Molecular and Cellular Biology of Pneumococcal Infection

Curr Opin Microbiol. 1999 Feb;2(1):35-9. doi: 10.1016/s1369-5274(99)80006-x.

Abstract

The complete pneumococcal genome sequence was released in November, 1997. This advance has been combined with new understanding of physiology and pathogenesis including characterization of a family of surface proteins adducted to choline, regulation of virulence, and the regulon for natural DNA transformation. These developments in our understanding of molecular and cellular biology of pneumococcal infection will allow the development of new vaccines and antibiotics against this community acquired pathogen.

Publication types

  • Research Support, Non-U.S. Gov't
  • Research Support, U.S. Gov't, P.H.S.
  • Review

MeSH terms

  • Animals
  • Antigens, Bacterial / genetics
  • Antigens, Bacterial / immunology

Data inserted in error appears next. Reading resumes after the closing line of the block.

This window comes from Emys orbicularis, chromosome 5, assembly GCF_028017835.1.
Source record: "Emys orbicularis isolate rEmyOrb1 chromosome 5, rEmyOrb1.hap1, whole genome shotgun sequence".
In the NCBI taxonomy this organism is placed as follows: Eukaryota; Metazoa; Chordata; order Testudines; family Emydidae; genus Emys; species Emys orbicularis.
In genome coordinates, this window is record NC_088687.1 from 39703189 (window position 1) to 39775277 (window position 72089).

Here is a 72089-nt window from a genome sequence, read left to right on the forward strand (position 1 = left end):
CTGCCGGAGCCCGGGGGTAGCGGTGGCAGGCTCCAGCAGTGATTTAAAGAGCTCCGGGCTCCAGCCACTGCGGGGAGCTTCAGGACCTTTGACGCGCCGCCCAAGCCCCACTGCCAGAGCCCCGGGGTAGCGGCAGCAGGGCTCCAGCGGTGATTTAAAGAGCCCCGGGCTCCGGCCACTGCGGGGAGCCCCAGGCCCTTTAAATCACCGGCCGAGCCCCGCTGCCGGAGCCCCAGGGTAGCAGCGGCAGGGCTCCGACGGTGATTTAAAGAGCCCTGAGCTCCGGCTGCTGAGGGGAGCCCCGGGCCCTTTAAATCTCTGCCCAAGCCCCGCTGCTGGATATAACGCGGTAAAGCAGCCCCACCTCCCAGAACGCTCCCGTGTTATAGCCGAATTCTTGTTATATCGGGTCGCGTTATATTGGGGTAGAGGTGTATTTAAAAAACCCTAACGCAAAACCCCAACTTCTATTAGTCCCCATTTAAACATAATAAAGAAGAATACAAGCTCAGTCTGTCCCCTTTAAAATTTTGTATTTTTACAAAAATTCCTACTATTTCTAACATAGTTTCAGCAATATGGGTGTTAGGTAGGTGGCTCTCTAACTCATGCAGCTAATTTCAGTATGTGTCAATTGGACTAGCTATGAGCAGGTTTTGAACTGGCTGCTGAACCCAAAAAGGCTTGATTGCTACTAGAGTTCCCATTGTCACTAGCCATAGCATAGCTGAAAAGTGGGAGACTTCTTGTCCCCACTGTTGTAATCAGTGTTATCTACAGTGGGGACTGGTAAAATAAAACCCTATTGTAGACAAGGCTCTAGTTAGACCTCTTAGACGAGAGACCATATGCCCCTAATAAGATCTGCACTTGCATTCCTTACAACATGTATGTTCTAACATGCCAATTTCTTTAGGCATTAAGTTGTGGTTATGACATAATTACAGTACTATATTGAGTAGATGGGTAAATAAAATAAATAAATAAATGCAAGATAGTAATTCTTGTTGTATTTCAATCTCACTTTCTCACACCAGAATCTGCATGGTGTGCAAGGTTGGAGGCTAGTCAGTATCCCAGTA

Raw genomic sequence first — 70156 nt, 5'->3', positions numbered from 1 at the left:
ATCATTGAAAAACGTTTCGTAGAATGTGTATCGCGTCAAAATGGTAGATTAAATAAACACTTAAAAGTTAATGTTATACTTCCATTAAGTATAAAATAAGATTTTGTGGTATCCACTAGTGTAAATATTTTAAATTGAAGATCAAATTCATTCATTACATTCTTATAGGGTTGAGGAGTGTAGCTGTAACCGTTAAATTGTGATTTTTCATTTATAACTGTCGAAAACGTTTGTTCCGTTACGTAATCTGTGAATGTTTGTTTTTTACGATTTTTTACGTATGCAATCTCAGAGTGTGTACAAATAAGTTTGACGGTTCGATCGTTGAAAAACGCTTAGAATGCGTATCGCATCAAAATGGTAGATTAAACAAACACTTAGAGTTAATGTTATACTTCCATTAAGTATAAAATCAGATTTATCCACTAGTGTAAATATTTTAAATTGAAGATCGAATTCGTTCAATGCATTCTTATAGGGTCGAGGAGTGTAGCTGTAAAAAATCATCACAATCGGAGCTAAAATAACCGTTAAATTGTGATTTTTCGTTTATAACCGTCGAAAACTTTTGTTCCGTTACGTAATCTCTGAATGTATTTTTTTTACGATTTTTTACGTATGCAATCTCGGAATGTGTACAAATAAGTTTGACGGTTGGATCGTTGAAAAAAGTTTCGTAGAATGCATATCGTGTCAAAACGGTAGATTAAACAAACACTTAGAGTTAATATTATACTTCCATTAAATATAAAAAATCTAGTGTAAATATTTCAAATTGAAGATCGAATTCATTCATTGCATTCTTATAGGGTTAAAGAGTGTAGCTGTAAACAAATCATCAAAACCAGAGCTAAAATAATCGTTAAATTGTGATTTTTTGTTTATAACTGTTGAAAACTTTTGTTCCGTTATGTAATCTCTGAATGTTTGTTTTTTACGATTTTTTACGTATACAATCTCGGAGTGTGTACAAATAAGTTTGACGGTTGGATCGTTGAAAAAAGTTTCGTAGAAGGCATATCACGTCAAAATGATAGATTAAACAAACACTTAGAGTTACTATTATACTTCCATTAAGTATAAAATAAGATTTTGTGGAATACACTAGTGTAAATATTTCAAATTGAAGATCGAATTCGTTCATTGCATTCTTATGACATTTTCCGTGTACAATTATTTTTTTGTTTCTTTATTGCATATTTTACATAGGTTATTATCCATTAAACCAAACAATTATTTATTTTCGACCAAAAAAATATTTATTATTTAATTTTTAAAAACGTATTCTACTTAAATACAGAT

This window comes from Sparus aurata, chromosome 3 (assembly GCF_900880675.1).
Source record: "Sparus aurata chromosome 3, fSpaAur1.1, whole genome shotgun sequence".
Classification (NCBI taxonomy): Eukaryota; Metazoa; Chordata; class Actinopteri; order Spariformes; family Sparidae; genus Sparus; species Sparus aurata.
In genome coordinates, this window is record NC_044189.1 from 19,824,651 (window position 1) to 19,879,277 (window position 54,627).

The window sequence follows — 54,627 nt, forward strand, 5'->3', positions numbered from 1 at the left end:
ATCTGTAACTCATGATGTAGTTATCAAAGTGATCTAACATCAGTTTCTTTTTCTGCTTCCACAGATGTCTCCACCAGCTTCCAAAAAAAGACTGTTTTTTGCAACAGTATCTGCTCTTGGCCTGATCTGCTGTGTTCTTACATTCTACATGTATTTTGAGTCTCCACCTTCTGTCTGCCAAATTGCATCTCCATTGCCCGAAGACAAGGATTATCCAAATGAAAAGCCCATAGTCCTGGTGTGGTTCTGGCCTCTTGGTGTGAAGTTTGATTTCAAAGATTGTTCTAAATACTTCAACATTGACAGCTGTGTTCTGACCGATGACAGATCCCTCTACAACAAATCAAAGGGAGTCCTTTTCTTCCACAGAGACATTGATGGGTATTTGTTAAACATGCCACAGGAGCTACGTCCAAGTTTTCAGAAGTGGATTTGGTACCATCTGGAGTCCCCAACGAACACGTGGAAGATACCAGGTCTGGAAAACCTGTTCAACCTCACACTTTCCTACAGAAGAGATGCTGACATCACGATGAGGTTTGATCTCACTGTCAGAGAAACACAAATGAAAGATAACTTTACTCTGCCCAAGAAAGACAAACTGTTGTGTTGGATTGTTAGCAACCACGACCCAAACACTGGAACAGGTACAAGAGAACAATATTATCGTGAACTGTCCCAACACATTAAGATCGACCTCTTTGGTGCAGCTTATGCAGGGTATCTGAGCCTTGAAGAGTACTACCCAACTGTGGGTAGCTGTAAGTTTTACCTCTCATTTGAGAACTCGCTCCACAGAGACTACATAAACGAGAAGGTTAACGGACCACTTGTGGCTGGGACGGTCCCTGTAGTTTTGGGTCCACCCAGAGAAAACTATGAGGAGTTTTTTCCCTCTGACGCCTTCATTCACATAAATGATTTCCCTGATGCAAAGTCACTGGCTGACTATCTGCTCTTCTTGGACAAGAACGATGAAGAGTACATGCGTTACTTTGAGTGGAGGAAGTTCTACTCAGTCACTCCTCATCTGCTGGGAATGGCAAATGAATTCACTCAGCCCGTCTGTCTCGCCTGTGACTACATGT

• Bacterial Proteins / genetics
  • Bacterial Proteins / metabolism
  • Choline / metabolism
  • DNA-Binding Proteins / genetics
  • DNA-Binding Proteins / metabolism
  • Heat-Shock Proteins / genetics
  • Heat-Shock Proteins / metabolism
  • Humans
  • Mice
  • N-Acetylmuramoyl-L-alanine Amidase / genetics
  • Phenotype
  • Pneumococcal Infections / epidemiology
  • Pneumococcal Infections / microbiology*
  • Streptococcus pneumoniae / chemistry
  • Streptococcus pneumoniae / pathogenicity
  • Streptococcus pneumoniae / physiology*
  • Streptolysins / genetics
  • Virulence

Substances

  • Antigens, Bacterial
  • Bacterial Proteins
  • CbpA protein, bacteria
  • DNA-Binding Proteins
  • Heat-Shock Proteins
  • Streptolysins
  • plY protein, Streptococcus pneumoniae
  • pneumococcal surface protein A
  • EJL amidase
  • N-Acetylmuramoyl-L-alanine Amidase
  • Choline